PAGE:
The hockey, the heart, the hits of our fall TV
Toss the sunscreen aside and pick up the remote. It's time to say goodbye to another balmy Vancouver summer. But don't worry your fading farmer's tan won't be the only red-and-white thing this fall. Homegrown Canadian productions will keep you in your seat till Christmas with must-see documentaries, miniseries, and dramas.
Triumph & Treachery: The Brian Mulroney Story (September 9 at 7 p.m., CTV) Set to air the night before Brian Mulroney: Memoirs 1939 1993 hits bookstores, CTV's veteran news anchor, Lloyd Robertson, sits down with Canada's 18th prime minister to review Mulroney's political career and personal life. Mixing interviews with rare photos and archival footage, the program covers everything from the Meech Lake Accord and the Bloc Québécois to Mulroney's rise from poverty and struggles with alcohol.
Test the Nation: Watch Your Language! (September 9 at 8 p.m., CBC) After about 1.5 million Canadians tested their I.Q. in March, CBC's version of Test the Nation's new installment focuses solely on Canadian English. Viewers may take a language quiz along with teams, including a celebrity roster that has Cathy Jones, Sheila McCarthy, Kim Stockwood, Patrick McKenna, and Sook-Yin Lee.
Turning Pages: The Life and Literature of Margaret Atwood (September 13 at 6 p.m., Bravo!) Friends and family of Margaret Atwood, the internationally renowned author of The Blind Assassin and Oryx and Crake, talk about the writer and literary critic in this one-hour documentary.
Deciphering Dyslexia (Septem ber 17 at 9 p.m., Knowledge Network) This feature doc examines how four people living with dyslexia face daily reading and writing challenges. Emphasizing early detection and coping strategies, Deciphering Dyslexia outlines social stigmas and where sufferers can find support.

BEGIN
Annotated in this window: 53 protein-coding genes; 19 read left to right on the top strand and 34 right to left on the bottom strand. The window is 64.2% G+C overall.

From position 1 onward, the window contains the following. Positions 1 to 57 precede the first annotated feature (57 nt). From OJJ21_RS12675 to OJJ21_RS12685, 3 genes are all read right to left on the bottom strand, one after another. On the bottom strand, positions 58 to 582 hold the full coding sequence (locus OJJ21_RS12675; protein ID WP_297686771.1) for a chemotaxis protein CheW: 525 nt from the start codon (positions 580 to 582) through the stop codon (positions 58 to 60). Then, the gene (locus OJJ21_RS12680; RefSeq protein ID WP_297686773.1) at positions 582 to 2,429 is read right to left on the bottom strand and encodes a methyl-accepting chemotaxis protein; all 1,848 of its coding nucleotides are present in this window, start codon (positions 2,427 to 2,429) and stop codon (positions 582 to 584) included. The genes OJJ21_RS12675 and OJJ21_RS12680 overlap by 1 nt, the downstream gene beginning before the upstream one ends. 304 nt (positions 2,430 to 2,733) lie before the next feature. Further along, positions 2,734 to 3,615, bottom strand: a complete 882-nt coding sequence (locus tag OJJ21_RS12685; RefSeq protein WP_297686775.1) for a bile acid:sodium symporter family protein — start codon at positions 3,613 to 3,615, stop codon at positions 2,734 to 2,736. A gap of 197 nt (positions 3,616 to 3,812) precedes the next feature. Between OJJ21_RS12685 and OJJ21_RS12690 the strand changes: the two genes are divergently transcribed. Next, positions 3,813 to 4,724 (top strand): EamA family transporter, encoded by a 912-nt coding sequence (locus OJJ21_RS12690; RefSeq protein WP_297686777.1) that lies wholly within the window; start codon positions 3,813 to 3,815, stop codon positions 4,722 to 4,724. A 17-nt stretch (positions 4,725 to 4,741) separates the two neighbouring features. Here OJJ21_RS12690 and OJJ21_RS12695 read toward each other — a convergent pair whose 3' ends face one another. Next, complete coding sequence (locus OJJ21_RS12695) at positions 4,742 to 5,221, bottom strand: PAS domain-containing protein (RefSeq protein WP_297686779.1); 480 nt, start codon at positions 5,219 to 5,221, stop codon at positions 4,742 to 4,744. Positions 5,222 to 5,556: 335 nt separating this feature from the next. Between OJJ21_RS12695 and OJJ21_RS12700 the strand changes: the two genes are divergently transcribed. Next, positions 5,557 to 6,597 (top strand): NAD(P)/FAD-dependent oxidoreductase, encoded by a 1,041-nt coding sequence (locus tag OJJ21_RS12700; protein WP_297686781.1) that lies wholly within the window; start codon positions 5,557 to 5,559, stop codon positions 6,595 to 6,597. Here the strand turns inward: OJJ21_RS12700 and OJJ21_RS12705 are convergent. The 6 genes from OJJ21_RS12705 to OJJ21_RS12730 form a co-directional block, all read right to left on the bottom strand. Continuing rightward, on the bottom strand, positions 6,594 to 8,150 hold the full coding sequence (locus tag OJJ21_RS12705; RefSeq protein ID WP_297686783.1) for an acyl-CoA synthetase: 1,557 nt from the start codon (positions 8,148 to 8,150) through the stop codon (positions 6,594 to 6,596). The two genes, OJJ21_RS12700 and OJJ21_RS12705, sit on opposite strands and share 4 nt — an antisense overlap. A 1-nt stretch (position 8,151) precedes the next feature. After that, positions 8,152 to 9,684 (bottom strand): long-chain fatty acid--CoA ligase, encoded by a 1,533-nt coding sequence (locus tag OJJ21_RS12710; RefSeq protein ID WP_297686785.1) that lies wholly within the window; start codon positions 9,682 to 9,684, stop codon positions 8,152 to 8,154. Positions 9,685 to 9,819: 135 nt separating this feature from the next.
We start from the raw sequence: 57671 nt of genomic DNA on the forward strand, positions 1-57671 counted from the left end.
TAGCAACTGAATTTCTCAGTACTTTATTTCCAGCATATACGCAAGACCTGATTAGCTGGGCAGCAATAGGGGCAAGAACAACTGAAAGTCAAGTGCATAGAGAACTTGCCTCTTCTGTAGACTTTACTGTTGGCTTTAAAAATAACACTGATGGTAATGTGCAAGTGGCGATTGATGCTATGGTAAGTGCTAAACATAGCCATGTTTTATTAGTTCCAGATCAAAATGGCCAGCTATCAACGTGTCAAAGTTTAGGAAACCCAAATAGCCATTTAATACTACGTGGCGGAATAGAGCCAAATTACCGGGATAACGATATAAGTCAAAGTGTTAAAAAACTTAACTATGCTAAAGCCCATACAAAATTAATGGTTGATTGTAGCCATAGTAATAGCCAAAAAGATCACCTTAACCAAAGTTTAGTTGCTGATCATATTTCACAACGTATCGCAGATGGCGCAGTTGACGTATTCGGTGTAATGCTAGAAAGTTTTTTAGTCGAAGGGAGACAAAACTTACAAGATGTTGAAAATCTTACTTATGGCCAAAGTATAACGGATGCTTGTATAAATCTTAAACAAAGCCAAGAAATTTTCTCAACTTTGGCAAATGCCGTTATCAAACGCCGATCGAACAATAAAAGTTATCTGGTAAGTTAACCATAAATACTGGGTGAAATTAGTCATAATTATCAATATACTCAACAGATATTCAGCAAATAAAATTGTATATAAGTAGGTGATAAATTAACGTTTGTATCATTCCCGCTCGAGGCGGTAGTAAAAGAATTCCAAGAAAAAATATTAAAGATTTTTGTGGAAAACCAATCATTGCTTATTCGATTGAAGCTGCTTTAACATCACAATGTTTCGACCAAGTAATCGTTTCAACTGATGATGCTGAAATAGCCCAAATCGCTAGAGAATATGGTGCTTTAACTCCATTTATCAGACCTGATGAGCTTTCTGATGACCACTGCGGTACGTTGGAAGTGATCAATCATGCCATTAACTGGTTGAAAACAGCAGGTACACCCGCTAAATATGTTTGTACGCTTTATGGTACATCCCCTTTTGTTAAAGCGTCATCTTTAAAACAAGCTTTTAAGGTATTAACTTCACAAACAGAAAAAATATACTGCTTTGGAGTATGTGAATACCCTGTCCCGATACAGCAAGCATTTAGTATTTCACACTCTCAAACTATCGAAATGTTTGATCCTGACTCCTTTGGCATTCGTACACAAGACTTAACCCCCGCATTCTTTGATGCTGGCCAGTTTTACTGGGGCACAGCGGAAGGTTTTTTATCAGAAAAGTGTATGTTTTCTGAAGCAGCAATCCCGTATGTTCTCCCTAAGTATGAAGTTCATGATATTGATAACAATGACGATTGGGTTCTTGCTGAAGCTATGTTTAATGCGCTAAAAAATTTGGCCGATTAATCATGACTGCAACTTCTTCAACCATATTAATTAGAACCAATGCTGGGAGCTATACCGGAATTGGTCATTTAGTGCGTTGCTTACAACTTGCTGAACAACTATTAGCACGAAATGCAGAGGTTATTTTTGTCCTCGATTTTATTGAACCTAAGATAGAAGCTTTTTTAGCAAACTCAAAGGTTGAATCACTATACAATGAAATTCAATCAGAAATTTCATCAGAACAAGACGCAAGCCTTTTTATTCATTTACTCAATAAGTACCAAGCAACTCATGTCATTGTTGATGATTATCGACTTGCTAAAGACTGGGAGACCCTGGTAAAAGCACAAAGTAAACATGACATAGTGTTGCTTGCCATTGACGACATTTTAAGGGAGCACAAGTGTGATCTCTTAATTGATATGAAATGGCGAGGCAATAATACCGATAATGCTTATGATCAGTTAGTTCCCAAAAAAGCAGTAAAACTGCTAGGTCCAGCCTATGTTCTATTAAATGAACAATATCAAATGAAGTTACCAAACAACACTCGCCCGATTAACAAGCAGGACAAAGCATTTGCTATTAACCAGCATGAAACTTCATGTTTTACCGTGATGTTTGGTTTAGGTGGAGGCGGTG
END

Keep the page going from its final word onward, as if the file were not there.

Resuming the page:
St. Urbain's Horseman (Sep tem ber 19 and 20 at 8 p.m., CBC) Adapted from Mordecai Richler's pensively comic novel, which won the Governor General's Award in 1971, this two-part miniseries centres on a melancholic 1950s film director who dreams of following his Nazi-hunter cousin, but instead finds himself embroiled in a racy legal scandal.
Corner Gas (Mondays at 9:30 p.m., CTV; from September 24) Brent Butt's award-winning comedy series returns for a fifth season. Currently nominated for six Geminis, the show's creators have leaked new scenes to those who e-mail Corner Gas video postcards to friends. See www.cornergas.com/.
Hockey Night in Canada (September 29 at noon, CBC) The NHL's 90th anniversary season kicks off with Stanley Cup champs the Anaheim Ducks taking on the Los Angeles Kings in London, England. CBC is featuring 85 games the most ever broadcast in a regular season and seven Saturday triple-headers. The first of 14 Vancouver Canucks games airs on October 6 at 7 p.m. when they play the Flames in Calgary.
Whistler (Saturdays at 9 p.m., CTV; from September 29) Olympic gold-medallist Ross Rebagliati's legal action against CTV and the producers of this Gemini-nominated drama for allegedly basing a character upon him is still before the B.C. courts. The second season delves into the aftermath of Beck McKaye's solved murder. This year will feature music from popular indie bands like The Golden Dogs, Young and Sexy, and Pride Tiger.